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Stereo, skeletal formula of dichlorosilane with some explicit hydrogens added
Ball and stick model of dichlorosilane
Spacefill model of dichlorosilane
IUPAC name
Other names
Silicic dichloride dihydride[citation needed]
3D model (Jmol)
Abbreviations DCS[citation needed]
ECHA InfoCard 100.021.717
EC Number 223-888-3
MeSH dichlorosilane
RTECS number VV3050000
UN number 2189
Molar mass 101.007 g mol−1
Appearance Colourless gas
Density 1.22 g cm−3
Melting point −122 °C (−188 °F; 151 K)
Boiling point 8 °C; 46 °F; 281 K at 101 kPa
Vapor pressure 167.2 kPa (at 20 °C)
286.72 J K−1 mol−1
−320.49 kJ mol−1
Safety data sheet inchem.org
GHS pictograms The flame pictogram in the Globally Harmonized System of Classification and Labelling of Chemicals (GHS)The corrosion pictogram in the Globally Harmonized System of Classification and Labelling of Chemicals (GHS)The skull-and-crossbones pictogram in the Globally Harmonized System of Classification and Labelling of Chemicals (GHS)
GHS signal word DANGER
H220, H250, H280, H314, H330
P210, P261, P305+351+338, P310, P410+403
Extremely Flammable F+ Very Toxic T+
R-phrases R12, R14, R26, R35
S-phrases S26, S36/37/39, S45, S53, S60
NFPA 704
Flammability code 4: Will rapidly or completely vaporize at normal atmospheric pressure and temperature, or is readily dispersed in air and will burn readily. Flash point below 23 °C (73 °F). E.g., propane Health code 4: Very short exposure could cause death or major residual injury. E.g., VX gas Reactivity code 2: Undergoes violent chemical change at elevated temperatures and pressures, reacts violently with water, or may form explosive mixtures with water. E.g., phosphorus Special hazard W: Reacts with water in an unusual or dangerous manner. E.g., cesium, sodiumNFPA 704 four-colored diamond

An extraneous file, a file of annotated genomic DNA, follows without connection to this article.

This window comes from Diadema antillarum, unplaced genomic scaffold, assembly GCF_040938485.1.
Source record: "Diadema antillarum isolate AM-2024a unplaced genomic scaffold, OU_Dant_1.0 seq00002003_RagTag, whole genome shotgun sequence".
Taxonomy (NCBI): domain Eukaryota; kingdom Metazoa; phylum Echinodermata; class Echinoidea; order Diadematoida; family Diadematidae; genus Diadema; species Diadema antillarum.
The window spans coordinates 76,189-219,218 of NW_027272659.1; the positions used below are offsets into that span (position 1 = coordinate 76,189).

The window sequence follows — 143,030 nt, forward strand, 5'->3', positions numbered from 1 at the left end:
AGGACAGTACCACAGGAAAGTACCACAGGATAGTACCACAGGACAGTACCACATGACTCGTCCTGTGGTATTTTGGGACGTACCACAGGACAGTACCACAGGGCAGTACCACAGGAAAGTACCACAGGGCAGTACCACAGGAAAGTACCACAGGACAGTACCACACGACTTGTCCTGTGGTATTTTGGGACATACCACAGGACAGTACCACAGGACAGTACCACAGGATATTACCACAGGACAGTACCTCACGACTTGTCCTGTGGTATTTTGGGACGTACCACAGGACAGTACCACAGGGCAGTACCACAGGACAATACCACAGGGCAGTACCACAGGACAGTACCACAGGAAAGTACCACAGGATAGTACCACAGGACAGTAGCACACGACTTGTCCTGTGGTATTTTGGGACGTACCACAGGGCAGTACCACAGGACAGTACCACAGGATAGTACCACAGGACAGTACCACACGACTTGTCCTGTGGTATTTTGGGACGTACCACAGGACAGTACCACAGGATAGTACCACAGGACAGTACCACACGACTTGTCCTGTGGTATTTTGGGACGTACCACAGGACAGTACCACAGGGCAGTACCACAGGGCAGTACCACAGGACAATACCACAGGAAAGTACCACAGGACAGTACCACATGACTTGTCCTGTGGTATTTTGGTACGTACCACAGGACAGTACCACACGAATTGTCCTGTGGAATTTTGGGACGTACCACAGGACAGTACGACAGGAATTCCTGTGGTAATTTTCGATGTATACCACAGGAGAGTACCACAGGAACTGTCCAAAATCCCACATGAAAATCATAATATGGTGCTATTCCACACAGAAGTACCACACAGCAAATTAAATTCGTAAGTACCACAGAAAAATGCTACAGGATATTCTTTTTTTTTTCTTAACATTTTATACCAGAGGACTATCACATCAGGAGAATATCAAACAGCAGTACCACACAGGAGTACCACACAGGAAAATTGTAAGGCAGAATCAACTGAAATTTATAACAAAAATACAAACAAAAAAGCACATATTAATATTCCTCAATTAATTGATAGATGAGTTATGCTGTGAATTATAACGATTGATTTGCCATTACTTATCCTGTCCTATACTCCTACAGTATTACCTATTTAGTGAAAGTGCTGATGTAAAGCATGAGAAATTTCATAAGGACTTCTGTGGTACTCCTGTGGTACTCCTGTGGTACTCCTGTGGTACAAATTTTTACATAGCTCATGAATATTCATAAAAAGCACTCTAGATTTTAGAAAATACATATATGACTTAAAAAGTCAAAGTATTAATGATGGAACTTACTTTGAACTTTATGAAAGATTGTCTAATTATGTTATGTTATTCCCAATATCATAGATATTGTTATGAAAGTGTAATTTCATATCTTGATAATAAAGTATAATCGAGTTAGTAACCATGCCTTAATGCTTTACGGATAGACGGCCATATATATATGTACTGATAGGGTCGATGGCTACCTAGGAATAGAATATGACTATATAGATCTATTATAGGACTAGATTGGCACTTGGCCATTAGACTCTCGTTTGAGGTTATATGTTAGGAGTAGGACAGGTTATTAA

Flash point −37 °C (−35 °F; 236 K)
55 °C (131 °F; 328 K)[2]
Explosive limits 4.1–99%
Related compounds
Related dichlorosilanes

Silicon tetrachloride

Related compounds
Except where otherwise noted, data are given for materials in their standard state (at 25 °C [77 °F], 100 kPa).
N verify (what is YesYN ?)
Infobox references

Dichlorosilane, or DCS as it is commonly known, is a chemical compound with the formula H2SiCl2. In its major use, it is mixed with ammonia (NH3) in LPCVD chambers to grow silicon nitride in semiconductor processing. A higher concentration of DCS:NH3 (i.e. 16:1), usually results in lower stress nitride films.


Dichlorosilane was originally prepared in 1919 by the gas-phase reaction of monosilane, SiH4, with hydrogen chloride, HCl, and then reported by Stock and Somieski.[3] It was found that in the gas phase, dichlorosilane will react with water vapor to give a gaseous monomeric prosiloxane, H2SiO. Prosiloxane polymerizes rapidly in the liquid phase and slowly in the gas phase, which results in liquid and solid polysiloxanes [H2SiO]n. The liquid portion of the product, which is collected via vacuum distillation, becomes viscous and gelled at room temperature. Hydrolysis was done on a solution of H2SiCl2 in benzene by brief contact with water, and the molecular weight was determined to be consistent with an average composition of [H2SiO]6. Through analytical and molecular weight determinations, n was decided to be between 6 and 7. Then, through more experimentation with the product, it was determined that n increases as time increases. After being in contact with the aqueous hydrolysis medium for a longer period of time, a polymer, [HSi(OH)O]n, was produced. There was limited availability of dichlorosilane until the silicone industry grew.

Reactions and formation[edit]